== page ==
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Picking Between Siblings

When appointing a Deputy, more often than not the Court will have a relatively simple job because the family will usually be in agreement over who should be appointed, whether that be a professional or a family member. On some occasions though more there may be disagreement, such as in the case of Re ME, reported very recently (link here: http://www.bailii.org/ew/cases/EWCOP/2015/61.html) which relates to a Deputyship for a lady referred to as Margaret.

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In brief, the Court ultimately had to decide which of Margaret’s children should be appointed as Deputy. When selecting the most appropriate appointment, the Court must consider a number of factors as well as the facts of the individual case – for instance, a property abroad may mean one sibling could be in a better position than others to deal with that property. When siblings can cooperate this will not usually be a problem but where the relationship has broken down this would be a relevant factor in making the decision.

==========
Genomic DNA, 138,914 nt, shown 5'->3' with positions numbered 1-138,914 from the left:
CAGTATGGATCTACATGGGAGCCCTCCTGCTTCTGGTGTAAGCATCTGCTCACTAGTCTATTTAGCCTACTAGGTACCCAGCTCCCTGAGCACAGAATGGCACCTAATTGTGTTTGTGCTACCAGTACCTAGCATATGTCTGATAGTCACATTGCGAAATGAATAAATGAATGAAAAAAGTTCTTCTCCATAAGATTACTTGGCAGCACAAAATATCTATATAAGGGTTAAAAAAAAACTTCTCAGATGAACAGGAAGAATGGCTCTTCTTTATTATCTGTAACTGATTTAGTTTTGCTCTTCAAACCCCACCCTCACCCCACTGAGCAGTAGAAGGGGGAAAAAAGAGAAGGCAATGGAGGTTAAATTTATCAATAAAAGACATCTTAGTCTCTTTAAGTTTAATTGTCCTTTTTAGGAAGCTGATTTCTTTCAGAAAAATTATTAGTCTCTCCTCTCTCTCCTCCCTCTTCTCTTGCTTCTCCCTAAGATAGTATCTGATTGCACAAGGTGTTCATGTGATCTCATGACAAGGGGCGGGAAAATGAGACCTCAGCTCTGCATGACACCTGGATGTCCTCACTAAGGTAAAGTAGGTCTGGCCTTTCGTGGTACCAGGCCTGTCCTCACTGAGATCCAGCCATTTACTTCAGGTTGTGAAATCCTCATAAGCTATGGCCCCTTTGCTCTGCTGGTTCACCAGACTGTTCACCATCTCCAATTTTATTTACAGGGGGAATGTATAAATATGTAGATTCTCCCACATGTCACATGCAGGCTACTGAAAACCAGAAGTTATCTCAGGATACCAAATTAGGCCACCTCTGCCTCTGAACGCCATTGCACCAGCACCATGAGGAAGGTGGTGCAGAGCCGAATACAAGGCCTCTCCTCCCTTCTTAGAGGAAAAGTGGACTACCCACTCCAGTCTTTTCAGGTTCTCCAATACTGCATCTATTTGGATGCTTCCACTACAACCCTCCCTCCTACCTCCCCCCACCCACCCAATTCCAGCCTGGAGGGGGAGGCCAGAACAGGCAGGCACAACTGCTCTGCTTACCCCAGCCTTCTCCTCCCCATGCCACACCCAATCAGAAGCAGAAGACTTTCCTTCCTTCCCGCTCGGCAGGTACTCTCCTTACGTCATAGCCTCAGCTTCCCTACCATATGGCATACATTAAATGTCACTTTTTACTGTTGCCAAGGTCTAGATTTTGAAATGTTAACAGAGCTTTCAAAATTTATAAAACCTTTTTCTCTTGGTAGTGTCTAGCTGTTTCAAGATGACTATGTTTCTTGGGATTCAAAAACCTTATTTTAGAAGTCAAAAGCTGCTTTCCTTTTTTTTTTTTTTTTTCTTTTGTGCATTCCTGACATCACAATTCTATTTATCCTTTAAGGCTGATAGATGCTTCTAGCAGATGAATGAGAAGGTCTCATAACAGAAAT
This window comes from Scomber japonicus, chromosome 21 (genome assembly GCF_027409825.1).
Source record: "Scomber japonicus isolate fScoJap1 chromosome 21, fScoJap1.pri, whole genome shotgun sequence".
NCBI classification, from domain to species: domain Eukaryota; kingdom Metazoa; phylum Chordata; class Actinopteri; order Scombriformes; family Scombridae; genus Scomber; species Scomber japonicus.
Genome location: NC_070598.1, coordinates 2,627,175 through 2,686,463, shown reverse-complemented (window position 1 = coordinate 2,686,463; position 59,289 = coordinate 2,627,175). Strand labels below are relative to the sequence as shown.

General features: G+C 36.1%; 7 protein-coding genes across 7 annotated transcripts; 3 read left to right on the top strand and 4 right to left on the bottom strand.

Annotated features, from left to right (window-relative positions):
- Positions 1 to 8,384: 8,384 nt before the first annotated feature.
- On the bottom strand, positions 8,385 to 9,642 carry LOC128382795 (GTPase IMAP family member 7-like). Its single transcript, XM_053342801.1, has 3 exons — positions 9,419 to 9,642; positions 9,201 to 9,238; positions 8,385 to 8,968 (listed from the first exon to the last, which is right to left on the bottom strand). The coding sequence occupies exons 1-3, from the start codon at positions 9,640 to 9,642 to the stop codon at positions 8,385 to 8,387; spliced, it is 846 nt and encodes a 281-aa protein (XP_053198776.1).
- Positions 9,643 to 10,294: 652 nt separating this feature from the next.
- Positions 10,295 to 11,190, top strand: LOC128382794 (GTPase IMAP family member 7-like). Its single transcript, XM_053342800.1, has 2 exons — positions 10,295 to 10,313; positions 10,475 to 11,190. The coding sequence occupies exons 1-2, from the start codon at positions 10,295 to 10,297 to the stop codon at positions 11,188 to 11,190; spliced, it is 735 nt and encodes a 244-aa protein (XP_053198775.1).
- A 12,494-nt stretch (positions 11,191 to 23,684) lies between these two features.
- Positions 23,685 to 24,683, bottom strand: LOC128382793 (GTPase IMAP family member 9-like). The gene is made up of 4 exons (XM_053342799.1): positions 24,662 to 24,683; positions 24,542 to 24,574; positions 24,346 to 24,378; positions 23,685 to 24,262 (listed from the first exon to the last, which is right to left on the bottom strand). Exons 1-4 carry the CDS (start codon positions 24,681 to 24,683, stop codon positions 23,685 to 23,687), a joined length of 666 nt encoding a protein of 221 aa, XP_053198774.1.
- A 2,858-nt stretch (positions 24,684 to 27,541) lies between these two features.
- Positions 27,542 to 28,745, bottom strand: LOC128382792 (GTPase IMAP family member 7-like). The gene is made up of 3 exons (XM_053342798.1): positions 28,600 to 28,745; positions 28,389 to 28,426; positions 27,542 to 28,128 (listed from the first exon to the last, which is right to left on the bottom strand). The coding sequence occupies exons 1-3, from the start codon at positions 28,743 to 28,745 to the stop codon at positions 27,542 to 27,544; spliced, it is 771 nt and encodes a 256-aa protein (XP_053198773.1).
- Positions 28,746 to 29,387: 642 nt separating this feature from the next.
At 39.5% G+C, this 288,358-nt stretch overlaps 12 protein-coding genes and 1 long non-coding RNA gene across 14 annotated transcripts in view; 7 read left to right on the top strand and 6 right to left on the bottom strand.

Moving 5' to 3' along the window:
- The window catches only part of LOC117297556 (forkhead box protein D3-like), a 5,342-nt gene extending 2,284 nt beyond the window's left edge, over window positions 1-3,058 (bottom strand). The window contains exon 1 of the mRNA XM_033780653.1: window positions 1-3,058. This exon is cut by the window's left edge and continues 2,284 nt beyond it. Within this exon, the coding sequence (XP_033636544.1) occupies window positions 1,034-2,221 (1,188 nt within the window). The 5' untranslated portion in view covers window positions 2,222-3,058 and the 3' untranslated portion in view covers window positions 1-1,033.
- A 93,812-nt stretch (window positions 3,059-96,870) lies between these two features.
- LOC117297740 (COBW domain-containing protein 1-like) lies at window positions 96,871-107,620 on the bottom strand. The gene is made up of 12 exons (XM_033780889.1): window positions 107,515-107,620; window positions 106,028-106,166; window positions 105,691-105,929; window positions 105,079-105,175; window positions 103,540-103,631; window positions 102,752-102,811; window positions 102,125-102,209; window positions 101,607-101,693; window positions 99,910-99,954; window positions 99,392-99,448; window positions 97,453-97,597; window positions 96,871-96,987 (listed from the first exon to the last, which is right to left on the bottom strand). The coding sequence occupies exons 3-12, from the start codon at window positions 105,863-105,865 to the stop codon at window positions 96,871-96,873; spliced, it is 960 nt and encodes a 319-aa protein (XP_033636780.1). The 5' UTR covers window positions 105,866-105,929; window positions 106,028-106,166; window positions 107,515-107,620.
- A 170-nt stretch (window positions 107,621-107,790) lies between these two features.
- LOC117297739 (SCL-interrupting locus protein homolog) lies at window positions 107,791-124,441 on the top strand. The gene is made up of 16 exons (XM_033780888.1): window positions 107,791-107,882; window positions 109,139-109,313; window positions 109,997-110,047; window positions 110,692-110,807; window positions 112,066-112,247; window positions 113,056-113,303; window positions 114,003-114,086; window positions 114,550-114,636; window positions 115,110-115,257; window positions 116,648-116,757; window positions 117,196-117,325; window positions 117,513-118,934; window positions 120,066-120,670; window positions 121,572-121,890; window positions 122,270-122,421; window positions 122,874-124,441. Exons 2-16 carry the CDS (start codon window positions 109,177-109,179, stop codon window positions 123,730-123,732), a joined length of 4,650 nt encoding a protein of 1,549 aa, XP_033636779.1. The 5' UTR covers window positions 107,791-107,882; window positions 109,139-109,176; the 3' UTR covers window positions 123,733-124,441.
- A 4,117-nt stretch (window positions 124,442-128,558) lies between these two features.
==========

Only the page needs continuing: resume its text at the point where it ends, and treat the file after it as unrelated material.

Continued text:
Sibling Dispute

In this case, which involved a property in Spain and a sibling dispute, there was a suitable sibling to appoint and the appointment of a professional Deputy was not required, although in certain circumstances this may be the solution to disputes amongst family members.

One of Margaret’s daughters was willing and able to act, had completed a satisfactory Deputy’s declaration, lived nearby her mother in England and could visit her regularly but also had her own property in Spain and also visited that regularly, was on good terms with all but one of her siblings as well as the management and staff at the care home, was not aggressive nor confrontational but at the same time had the strength of character to stand no nonsense, was happy to act without charge, and the judge believed she had her mother’s best interests at heart. This was the sibling appointed by the Court.